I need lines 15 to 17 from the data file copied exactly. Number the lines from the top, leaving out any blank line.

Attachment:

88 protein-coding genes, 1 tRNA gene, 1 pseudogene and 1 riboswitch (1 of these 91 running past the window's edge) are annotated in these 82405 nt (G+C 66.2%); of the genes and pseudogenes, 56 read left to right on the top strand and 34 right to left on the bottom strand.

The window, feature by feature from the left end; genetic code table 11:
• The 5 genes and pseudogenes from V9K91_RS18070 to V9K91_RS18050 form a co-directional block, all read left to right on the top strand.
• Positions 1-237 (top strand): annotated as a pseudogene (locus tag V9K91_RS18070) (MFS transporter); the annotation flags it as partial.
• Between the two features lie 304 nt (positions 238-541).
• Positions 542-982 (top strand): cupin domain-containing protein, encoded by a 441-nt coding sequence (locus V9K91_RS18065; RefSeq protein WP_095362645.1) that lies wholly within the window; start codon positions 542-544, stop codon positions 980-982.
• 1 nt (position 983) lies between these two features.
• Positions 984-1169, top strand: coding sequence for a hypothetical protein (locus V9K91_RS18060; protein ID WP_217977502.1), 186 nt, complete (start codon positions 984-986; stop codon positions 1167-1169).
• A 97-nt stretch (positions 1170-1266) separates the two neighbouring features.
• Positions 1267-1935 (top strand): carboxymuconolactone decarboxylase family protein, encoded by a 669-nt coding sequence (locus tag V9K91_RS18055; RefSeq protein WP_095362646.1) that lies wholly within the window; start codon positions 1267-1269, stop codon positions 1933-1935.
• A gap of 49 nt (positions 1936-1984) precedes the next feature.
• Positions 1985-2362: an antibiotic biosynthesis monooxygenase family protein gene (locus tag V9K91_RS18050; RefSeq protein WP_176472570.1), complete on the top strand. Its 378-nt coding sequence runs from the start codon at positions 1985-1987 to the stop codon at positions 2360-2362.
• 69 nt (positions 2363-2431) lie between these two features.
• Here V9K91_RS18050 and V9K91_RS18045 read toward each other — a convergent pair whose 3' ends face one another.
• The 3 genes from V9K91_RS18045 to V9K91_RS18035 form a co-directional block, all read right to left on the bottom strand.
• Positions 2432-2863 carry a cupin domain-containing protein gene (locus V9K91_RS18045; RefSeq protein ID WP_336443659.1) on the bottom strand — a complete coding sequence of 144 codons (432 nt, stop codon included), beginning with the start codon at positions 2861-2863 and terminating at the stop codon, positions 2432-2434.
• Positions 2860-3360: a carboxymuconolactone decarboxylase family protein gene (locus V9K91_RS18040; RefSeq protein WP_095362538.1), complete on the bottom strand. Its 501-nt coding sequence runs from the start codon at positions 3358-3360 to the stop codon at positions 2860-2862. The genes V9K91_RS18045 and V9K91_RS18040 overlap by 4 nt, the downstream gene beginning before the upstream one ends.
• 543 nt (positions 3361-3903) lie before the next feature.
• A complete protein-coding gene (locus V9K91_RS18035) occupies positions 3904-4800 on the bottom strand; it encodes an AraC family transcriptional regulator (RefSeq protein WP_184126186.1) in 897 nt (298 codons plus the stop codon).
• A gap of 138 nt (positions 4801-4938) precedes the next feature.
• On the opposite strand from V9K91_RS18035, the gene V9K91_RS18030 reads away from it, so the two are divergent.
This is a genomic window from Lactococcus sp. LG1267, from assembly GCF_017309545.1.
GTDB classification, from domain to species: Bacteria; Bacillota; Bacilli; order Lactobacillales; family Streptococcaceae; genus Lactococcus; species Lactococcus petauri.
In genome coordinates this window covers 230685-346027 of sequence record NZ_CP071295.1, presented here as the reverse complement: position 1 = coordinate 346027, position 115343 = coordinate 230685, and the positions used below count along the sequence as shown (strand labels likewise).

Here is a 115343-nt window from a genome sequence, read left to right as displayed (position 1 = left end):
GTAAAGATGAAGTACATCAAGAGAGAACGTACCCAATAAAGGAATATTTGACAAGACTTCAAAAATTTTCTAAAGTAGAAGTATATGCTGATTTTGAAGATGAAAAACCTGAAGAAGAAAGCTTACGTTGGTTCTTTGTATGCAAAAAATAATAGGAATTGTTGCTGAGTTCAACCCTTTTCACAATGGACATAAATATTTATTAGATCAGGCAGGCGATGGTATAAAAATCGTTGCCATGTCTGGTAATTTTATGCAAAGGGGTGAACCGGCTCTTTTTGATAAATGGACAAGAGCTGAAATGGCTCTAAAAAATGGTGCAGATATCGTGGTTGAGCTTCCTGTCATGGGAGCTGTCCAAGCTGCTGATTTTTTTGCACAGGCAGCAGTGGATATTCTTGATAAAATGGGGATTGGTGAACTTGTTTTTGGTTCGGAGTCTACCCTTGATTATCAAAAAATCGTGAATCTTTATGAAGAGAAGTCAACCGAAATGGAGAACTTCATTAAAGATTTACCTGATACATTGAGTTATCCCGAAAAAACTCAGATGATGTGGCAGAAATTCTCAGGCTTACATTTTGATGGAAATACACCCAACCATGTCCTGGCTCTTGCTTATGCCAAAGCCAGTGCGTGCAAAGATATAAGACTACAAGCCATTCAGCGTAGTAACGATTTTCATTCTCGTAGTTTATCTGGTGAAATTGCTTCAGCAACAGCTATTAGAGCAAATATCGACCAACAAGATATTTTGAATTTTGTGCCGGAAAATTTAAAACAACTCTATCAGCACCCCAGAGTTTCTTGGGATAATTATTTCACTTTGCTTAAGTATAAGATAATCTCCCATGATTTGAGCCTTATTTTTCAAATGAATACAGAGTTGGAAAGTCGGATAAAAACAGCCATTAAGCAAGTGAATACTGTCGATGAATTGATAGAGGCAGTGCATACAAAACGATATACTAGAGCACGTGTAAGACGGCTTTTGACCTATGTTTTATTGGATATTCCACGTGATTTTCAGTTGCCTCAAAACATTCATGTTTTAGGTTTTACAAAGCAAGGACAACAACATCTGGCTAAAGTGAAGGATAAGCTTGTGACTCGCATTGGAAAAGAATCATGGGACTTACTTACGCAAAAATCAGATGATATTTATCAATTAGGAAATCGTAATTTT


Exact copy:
• The 3 genes from V9K91_RS18045 to V9K91_RS18035 form a co-directional block, all read right to left on the bottom strand.
• Positions 2432-2863 carry a cupin domain-containing protein gene (locus V9K91_RS18045; RefSeq protein ID WP_336443659.1) on the bottom strand — a complete coding sequence of 144 codons (432 nt, stop codon included), beginning with the start codon at positions 2861-2863 and terminating at the stop codon, positions 2432-2434.
• Positions 2860-3360: a carboxymuconolactone decarboxylase family protein gene (locus V9K91_RS18040; RefSeq protein WP_095362538.1), complete on the bottom strand. Its 501-nt coding sequence runs from the start codon at positions 3358-3360 to the stop codon at positions 2860-2862. The genes V9K91_RS18045 and V9K91_RS18040 overlap by 4 nt, the downstream gene beginning before the upstream one ends.